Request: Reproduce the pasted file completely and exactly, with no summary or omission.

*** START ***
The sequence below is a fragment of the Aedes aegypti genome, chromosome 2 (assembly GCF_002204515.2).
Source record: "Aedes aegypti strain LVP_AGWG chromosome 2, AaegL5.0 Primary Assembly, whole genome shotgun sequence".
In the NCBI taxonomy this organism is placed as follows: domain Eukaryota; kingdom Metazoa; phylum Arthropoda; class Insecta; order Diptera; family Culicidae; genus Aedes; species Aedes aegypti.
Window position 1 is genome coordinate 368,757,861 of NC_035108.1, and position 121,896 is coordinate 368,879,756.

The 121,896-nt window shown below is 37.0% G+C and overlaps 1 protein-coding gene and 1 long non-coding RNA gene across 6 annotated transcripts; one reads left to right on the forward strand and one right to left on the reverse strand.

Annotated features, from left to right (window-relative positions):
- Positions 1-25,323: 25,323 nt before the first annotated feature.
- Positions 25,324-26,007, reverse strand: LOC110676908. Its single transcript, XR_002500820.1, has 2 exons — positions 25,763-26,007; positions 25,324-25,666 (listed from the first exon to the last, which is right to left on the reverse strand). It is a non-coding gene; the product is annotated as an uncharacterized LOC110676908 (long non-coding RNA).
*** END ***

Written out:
The sequence below is a fragment of the Aedes aegypti genome, chromosome 2 (assembly GCF_002204515.2).
Source record: "Aedes aegypti strain LVP_AGWG chromosome 2, AaegL5.0 Primary Assembly, whole genome shotgun sequence".
In the NCBI taxonomy this organism is placed as follows: domain Eukaryota; kingdom Metazoa; phylum Arthropoda; class Insecta; order Diptera; family Culicidae; genus Aedes; species Aedes aegypti.
Window position 1 is genome coordinate 368,757,861 of NC_035108.1, and position 121,896 is coordinate 368,879,756.

The 121,896-nt window shown below is 37.0% G+C and overlaps 1 protein-coding gene and 1 long non-coding RNA gene across 6 annotated transcripts; one reads left to right on the forward strand and one right to left on the reverse strand.

Annotated features, from left to right (window-relative positions):
- Positions 1-25,323: 25,323 nt before the first annotated feature.
- Positions 25,324-26,007, reverse strand: LOC110676908. Its single transcript, XR_002500820.1, has 2 exons — positions 25,763-26,007; positions 25,324-25,666 (listed from the first exon to the last, which is right to left on the reverse strand). It is a non-coding gene; the product is annotated as an uncharacterized LOC110676908 (long non-coding RNA).